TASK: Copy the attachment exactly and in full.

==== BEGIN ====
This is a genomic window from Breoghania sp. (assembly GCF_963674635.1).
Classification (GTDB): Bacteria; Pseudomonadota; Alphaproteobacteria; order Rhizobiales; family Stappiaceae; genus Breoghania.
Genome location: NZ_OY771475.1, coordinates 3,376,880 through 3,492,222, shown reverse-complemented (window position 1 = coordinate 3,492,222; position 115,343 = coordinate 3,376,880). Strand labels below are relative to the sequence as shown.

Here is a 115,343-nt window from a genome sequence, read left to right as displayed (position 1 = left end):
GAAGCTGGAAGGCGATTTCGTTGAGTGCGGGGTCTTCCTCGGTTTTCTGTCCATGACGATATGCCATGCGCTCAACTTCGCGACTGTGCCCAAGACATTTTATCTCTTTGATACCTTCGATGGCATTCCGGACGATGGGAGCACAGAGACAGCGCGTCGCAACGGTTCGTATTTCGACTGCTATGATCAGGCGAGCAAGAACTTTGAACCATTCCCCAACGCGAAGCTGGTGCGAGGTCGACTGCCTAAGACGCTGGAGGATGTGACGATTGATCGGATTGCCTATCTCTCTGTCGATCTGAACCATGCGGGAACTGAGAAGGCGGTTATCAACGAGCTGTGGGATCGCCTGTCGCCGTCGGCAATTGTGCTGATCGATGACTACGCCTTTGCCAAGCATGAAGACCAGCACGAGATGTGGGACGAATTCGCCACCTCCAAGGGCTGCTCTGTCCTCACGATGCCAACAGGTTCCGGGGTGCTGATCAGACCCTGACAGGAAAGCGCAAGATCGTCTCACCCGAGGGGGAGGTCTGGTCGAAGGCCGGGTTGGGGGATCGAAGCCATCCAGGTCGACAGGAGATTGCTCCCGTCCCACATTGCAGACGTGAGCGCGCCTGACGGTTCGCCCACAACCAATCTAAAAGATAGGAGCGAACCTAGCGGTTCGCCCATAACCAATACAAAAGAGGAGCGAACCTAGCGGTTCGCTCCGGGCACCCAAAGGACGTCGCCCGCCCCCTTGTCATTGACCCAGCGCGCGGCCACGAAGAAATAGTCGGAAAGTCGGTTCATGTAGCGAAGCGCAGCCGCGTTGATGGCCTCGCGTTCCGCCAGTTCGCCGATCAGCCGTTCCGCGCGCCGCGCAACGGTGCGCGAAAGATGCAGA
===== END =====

This is a genomic window from Breoghania sp. (assembly GCF_963674635.1).
Classification (GTDB): Bacteria; Pseudomonadota; Alphaproteobacteria; order Rhizobiales; family Stappiaceae; genus Breoghania.
Genome location: NZ_OY771475.1, coordinates 3,376,880 through 3,492,222, shown reverse-complemented (window position 1 = coordinate 3,492,222; position 115,343 = coordinate 3,376,880). Strand labels below are relative to the sequence as shown.

Here is a 115,343-nt window from a genome sequence, read left to right as displayed (position 1 = left end):
GAAGCTGGAAGGCGATTTCGTTGAGTGCGGGGTCTTCCTCGGTTTTCTGTCCATGACGATATGCCATGCGCTCAACTTCGCGACTGTGCCCAAGACATTTTATCTCTTTGATACCTTCGATGGCATTCCGGACGATGGGAGCACAGAGACAGCGCGTCGCAACGGTTCGTATTTCGACTGCTATGATCAGGCGAGCAAGAACTTTGAACCATTCCCCAACGCGAAGCTGGTGCGAGGTCGACTGCCTAAGACGCTGGAGGATGTGACGATTGATCGGATTGCCTATCTCTCTGTCGATCTGAACCATGCGGGAACTGAGAAGGCGGTTATCAACGAGCTGTGGGATCGCCTGTCGCCGTCGGCAATTGTGCTGATCGATGACTACGCCTTTGCCAAGCATGAAGACCAGCACGAGATGTGGGACGAATTCGCCACCTCCAAGGGCTGCTCTGTCCTCACGATGCCAACAGGTTCCGGGGTGCTGATCAGACCCTGACAGGAAAGCGCAAGATCGTCTCACCCGAGGGGGAGGTCTGGTCGAAGGCCGGGTTGGGGGATCGAAGCCATCCAGGTCGACAGGAGATTGCTCCCGTCCCACATTGCAGACGTGAGCGCGCCTGACGGTTCGCCCACAACCAATCTAAAAGATAGGAGCGAACCTAGCGGTTCGCCCATAACCAATACAAAAGAGGAGCGAACCTAGCGGTTCGCTCCGGGCACCCAAAGGACGTCGCCCGCCCCCTTGTCATTGACCCAGCGCGCGGCCACGAAGAAATAGTCGGAAAGTCGGTTCATGTAGCGAAGCGCAGCCGCGTTGATGGCCTCGCGTTCCGCCAGTTCGCCGATCAGCCGTTCCGCGCGCCGCGCAACGGTGCGCGAAAGATGCAGA